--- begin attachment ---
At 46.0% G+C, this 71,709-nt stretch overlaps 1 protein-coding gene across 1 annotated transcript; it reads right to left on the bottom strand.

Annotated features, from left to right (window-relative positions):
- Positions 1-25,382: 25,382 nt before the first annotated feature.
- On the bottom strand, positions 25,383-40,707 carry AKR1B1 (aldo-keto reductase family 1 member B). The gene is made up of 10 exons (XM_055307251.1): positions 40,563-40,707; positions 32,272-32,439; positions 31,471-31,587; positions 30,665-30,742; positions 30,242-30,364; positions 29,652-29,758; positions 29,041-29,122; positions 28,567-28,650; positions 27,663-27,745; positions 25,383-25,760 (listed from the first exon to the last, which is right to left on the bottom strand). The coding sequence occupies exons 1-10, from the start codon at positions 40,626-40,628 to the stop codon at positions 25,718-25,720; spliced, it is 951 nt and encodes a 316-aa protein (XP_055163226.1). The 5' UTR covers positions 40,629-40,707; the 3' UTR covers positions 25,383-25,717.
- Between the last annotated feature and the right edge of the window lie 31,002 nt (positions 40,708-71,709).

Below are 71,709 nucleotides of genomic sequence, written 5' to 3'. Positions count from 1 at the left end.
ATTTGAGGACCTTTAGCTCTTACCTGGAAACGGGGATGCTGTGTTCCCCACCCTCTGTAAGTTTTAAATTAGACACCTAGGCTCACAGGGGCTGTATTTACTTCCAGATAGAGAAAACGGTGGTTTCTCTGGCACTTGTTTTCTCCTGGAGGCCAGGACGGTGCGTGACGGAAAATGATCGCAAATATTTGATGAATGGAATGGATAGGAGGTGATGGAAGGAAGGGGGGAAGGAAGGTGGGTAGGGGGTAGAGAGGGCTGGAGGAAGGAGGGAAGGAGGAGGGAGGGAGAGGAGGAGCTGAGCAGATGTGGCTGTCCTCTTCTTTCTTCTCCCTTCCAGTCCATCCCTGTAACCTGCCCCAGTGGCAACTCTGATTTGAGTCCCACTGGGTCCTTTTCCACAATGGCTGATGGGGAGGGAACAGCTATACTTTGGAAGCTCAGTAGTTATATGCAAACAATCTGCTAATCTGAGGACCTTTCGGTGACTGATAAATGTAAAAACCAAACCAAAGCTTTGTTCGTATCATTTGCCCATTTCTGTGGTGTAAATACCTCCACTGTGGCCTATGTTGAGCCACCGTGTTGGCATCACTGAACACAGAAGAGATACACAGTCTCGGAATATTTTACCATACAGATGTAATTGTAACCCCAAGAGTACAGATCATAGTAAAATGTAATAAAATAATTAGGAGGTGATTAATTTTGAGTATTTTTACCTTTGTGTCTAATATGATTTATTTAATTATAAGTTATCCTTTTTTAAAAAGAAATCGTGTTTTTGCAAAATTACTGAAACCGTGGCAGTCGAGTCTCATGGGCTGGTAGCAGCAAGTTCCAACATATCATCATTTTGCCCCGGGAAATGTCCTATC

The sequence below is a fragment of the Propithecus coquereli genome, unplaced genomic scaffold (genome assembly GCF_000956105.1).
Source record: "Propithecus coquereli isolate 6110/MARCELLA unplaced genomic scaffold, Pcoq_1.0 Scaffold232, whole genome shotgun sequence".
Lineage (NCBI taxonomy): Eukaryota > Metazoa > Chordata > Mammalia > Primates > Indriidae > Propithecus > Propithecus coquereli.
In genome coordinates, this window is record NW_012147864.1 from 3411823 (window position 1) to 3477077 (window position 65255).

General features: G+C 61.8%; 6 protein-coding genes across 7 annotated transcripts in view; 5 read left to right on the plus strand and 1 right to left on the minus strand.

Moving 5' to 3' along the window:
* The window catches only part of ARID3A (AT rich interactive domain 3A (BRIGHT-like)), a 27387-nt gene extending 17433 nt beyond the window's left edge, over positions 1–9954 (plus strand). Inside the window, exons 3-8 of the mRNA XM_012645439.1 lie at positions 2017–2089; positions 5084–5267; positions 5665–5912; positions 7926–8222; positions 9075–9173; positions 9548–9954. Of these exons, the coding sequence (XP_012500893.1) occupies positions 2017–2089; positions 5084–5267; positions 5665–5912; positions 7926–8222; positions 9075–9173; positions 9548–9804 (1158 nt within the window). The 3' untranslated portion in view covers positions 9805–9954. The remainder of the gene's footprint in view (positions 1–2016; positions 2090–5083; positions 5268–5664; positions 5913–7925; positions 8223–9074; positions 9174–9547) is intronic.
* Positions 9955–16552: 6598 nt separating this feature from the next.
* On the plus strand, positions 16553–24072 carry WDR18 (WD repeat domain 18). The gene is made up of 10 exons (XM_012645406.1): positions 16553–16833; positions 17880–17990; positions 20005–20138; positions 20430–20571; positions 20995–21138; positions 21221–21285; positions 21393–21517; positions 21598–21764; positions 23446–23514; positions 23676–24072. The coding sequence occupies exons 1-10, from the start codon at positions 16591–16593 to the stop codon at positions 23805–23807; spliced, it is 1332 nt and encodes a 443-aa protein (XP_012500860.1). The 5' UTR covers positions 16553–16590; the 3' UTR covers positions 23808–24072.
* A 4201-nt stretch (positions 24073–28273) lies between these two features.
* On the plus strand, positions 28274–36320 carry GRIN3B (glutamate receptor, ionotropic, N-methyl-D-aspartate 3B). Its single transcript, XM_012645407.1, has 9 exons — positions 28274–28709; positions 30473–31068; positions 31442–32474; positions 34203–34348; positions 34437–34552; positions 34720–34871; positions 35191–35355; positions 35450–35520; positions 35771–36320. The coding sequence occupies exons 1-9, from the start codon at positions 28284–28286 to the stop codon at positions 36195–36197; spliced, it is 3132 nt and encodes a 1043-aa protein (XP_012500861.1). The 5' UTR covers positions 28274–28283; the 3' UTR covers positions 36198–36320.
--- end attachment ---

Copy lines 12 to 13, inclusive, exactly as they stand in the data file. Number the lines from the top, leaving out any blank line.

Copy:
General features: G+C 61.8%; 6 protein-coding genes across 7 annotated transcripts in view; 5 read left to right on the plus strand and 1 right to left on the minus strand.

Moving 5' to 3' along the window: